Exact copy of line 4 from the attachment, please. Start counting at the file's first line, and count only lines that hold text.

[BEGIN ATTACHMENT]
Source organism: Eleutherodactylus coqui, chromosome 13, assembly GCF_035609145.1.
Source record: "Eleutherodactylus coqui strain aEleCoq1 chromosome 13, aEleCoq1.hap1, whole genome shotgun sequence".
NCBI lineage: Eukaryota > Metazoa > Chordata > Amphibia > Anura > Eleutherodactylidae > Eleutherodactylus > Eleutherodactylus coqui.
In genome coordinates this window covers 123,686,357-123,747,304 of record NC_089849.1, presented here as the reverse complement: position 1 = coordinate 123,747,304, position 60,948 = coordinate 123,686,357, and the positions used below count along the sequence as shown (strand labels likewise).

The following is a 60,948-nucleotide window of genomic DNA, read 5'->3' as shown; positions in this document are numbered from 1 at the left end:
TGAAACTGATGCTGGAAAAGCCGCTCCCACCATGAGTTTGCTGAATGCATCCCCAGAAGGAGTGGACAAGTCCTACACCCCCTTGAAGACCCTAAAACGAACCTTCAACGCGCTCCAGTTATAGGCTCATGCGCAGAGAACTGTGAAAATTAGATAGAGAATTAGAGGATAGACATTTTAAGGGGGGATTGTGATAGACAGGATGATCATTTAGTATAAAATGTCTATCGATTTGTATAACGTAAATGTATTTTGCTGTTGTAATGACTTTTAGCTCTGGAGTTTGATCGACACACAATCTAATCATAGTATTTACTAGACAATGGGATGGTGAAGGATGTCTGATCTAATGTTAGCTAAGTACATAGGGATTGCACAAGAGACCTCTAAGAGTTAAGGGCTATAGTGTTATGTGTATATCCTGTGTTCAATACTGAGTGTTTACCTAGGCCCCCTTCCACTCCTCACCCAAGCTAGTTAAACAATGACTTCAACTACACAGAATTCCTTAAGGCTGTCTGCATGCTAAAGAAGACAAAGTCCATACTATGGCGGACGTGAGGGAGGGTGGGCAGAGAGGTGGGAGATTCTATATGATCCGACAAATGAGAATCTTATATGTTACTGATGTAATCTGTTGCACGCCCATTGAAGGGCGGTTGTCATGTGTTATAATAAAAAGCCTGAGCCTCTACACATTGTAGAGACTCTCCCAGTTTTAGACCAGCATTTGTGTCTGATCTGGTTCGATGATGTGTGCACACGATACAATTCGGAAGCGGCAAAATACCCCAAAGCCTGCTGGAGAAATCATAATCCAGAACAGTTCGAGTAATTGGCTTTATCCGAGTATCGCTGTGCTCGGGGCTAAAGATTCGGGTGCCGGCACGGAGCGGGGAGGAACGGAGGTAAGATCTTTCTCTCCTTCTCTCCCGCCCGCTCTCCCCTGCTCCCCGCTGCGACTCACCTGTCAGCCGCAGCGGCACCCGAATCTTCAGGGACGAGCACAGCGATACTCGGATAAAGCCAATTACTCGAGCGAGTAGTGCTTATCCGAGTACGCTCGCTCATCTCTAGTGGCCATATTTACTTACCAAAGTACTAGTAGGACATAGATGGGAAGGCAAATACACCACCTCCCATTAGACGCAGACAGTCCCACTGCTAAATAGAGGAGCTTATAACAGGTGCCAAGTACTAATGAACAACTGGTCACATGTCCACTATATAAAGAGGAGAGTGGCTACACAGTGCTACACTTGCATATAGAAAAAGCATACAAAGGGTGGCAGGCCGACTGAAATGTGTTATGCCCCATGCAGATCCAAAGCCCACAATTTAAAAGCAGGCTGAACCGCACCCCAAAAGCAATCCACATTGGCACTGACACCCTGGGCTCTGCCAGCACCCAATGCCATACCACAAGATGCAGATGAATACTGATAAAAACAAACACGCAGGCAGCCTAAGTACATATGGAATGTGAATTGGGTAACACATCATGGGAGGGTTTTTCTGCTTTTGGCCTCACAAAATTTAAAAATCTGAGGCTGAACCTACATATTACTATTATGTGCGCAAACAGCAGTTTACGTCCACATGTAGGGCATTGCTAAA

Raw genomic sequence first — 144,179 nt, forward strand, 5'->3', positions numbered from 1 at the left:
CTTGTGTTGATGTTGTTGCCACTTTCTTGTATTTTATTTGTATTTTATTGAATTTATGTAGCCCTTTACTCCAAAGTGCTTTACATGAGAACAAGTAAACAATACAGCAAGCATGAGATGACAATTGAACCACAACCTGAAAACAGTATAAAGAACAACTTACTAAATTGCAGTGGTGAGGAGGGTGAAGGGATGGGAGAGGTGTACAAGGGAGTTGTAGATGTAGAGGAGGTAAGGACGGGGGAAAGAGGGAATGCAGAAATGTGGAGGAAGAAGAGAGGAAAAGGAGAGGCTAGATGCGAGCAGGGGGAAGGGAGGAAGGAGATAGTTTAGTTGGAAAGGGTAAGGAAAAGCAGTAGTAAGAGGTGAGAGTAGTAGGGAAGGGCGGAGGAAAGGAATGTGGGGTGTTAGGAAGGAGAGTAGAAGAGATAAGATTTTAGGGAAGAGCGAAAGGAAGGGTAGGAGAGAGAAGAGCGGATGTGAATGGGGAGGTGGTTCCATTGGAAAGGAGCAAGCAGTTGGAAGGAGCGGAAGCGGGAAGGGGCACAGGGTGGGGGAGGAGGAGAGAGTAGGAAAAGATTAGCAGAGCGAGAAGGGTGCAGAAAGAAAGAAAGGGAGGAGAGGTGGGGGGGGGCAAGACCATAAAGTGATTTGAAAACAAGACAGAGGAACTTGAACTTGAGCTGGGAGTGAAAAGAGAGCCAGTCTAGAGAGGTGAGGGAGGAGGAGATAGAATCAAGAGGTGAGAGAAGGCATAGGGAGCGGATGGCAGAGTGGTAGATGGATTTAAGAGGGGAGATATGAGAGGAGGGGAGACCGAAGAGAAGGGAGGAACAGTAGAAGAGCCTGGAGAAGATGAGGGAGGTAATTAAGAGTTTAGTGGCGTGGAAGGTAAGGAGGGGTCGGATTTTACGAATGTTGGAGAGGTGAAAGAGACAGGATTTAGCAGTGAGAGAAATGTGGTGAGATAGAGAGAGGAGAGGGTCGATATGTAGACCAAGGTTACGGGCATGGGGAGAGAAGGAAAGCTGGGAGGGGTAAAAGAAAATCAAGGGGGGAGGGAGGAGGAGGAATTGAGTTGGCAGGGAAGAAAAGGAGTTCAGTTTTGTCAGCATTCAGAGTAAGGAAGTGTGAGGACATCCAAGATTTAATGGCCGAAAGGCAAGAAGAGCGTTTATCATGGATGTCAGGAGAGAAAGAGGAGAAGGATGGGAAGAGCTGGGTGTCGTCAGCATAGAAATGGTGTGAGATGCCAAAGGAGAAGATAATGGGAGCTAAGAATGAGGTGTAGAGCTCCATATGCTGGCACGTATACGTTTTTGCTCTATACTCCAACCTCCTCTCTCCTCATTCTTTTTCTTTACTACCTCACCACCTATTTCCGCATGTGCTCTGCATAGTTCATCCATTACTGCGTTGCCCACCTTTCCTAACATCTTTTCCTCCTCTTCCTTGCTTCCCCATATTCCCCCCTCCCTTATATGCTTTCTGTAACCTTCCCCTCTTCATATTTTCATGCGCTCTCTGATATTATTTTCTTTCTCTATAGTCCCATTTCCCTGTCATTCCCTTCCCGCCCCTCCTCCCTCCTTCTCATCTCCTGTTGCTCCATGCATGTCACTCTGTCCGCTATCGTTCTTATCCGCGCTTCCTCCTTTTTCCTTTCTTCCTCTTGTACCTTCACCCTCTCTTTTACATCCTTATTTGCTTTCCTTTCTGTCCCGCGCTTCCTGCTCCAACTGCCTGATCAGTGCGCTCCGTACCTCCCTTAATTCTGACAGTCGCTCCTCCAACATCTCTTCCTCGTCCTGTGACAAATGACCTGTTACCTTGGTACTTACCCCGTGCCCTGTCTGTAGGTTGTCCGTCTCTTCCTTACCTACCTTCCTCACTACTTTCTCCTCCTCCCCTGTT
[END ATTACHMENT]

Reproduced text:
In genome coordinates this window covers 123,686,357-123,747,304 of record NC_089849.1, presented here as the reverse complement: position 1 = coordinate 123,747,304, position 60,948 = coordinate 123,686,357, and the positions used below count along the sequence as shown (strand labels likewise).